By Marie Smith
The European Parliament (EP) today passed a resolution adopting the “Tarabella Report.” The report promotes access to abortion as a fundamental right and as part of sexual and reproductive health and rights (SRHR) but also affirmed the right of EU Member States to determine national policy on SRHR issues. The EP has followed a long-standing principle of subsidiarity that on the issue of abortion, the EP does not have “competence,” deferring to individual governments to determine policy.
The “Tarabella Report,” the annual European Parliament report on the equality between women and men in the European Union is named for Belgian MEP Marc Tarabella. It went beyond reporting on equality in the EU and became a radical tool, stating that SRHR includes access to abortion, and advancing support for measures to provide “ready access” to abortion.
Paragraph 45 of the “Tarabella Report” includes:
“Maintains that women must have control over their sexual and reproductive health and rights, not least by having ready access to contraception and abortion; supports, accordingly, measures and actions to improve women’s access to sexual and reproductive health services and inform them more fully about their rights and the services available;”
The resolution on the report was adopted during the EP session in Strasbourg by a vote of 441 to 205 with 52 abstaining. The measure was supported by the Progressive Alliance of Socialists and Democrats (S&D group) while the European People’s Party (Christian Democrats), the largest political group in the EP, split its vote.
The report has been described as “contradictory”. According to the Federation of Catholic Family Associations in Europe:
“…the text is contradictory as it also considers abortion in a fundamental rights perspective, a point of view already expressed by the Socialists and Democrats group of which Mr. Tarabella is a member. This political group aims at integrating “the right to abortion” into the Fundamental Rights Charter of the European Union. An aim which is utterly contradictory as the first article of the Charter states that “Human dignity is inviolable. It must be respected and protected” and the second article that “Everyone has the right to life”.
CARE for Europe had worked to amend the report and commented:
“This annual report is supposed to report on the state of equal pay, equal rights and specific rights violations which need the EU to intervene in promoting women’s interests. But among the hopeful and helpful considerations about sexualisation of women, exploitation through trafficking and female genital mutilation, came the familiar Trojan agenda of seeking to push sexual and reproductive health and rights (SRHR) as a fundamental right.”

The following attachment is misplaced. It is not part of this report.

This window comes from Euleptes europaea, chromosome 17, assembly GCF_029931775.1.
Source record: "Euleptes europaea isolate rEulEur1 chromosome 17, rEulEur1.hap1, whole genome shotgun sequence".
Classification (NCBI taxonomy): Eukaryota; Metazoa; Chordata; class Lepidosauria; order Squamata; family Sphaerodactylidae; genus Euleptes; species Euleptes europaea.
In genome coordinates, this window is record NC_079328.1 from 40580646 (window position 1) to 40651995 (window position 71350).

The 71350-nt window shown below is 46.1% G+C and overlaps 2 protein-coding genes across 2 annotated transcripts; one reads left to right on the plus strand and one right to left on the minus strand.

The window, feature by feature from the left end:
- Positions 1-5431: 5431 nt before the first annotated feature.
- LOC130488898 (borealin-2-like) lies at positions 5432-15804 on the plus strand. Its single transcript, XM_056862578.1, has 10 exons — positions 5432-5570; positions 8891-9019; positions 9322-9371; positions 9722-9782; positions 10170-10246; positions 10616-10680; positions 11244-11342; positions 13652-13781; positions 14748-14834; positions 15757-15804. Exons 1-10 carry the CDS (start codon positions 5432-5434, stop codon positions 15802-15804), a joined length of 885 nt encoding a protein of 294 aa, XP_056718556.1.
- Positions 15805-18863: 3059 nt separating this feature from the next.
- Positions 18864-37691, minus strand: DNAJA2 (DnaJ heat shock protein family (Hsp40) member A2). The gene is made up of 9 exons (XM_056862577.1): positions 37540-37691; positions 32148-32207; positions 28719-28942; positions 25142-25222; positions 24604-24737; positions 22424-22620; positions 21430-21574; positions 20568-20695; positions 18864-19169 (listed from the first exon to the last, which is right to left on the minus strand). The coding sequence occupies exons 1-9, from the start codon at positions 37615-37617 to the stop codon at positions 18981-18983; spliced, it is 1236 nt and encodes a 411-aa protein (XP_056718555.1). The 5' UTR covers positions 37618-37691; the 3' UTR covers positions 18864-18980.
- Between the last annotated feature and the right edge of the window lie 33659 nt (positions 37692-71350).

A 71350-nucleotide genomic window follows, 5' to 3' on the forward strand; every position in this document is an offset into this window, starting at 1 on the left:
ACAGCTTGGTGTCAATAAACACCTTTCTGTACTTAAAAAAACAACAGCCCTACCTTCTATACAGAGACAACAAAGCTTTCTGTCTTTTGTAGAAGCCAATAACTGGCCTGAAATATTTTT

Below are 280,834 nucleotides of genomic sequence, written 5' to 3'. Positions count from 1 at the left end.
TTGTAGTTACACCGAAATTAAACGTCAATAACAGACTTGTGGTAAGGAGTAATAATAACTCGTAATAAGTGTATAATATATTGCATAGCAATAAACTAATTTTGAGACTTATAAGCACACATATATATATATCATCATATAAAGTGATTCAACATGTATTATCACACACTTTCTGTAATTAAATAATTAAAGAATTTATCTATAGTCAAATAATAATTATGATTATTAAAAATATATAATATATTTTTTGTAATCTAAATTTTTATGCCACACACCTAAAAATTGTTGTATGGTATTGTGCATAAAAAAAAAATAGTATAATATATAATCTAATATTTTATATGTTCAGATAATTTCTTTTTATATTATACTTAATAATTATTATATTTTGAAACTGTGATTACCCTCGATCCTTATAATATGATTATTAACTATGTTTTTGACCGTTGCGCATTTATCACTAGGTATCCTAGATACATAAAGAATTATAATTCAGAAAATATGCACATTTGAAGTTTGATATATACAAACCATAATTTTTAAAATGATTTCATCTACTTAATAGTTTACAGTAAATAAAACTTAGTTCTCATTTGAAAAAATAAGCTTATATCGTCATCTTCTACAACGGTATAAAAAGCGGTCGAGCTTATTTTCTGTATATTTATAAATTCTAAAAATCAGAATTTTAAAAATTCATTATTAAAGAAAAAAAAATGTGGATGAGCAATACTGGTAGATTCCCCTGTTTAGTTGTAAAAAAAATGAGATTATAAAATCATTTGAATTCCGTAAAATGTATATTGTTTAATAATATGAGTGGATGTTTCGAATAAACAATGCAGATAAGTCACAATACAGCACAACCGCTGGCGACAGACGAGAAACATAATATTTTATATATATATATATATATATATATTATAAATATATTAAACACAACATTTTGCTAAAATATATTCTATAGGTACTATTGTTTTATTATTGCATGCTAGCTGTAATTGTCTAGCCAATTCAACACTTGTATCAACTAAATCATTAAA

“On cases where subsidiarity arguments could be applied (it is a competence of the member state not the EU)… it was affirmed that SRHR is not a matter for the EU, but for each national government.”
On Thursday, March 12, the European Parliament will consider another pro-abortion report, the “Panzeri Report,” the Annual Report on Human Rights and Democracy in the World in 2013 and the European Union’s Policy on the matter. This second report also presents abortion as an integral part of sexual and reproductive health and rights for women and girls stating:
“Finds it regrettable that women’s and girls’ bodies, specifically with respect to their sexual and reproductive health and rights, still remain an ideological battleground, and calls for the EU and its Member States to recognise the inalienable rights of women and girls to bodily integrity and autonomous decision-making as regards, inter alia, the right to access voluntary family planning and safe and legal abortion…”
The “Panzeri Report” urges that the European Union during negotiations for the post-2015 agenda at the United Nations, follow a human rights based approach to development that includes abortion as a human right– an assertion that no international treaty supports. It
“Calls on the EU to redouble its efforts to ensure in the upcoming intergovernmental negotiations that the human rights-based approach (HRBA) and the reduction of inequalities become underpinning concepts of post-2015 global development and are also included in concrete fashion in the goals and targets themselves; stresses the need to ensure that the post-2015 agenda includes, inter alia, women’s rights, children’s rights, good governance, democracy and the rule of law, freedom of association and expression, universal health coverage, and sexual and reproductive health and rights, as being key elements for development;”
In the area of developmental aid, the report calls
“for the EU to continue to protect sexual and reproductive health and related rights and highlights the need to place these policies at the core of development cooperation with third countries, and in the future action plan on gender equality and women’s empowerment in development for the 2015-2020 period in particular, including by means of political dialogue and specific actions involving local civil society.”
The Federation of Catholic Family Associations in Europe has a petition against both reports for EU citizens to sign. Support can be expressed until the vote on Thursday; CitizenGo has posted the petition: EU Parliament to vote on the “right to abortion.”
Pro-life advocates are posting messages at #StopEU4abortion.
Editor’s note. This appeared today at the Parliamentary Network for Critical Issues.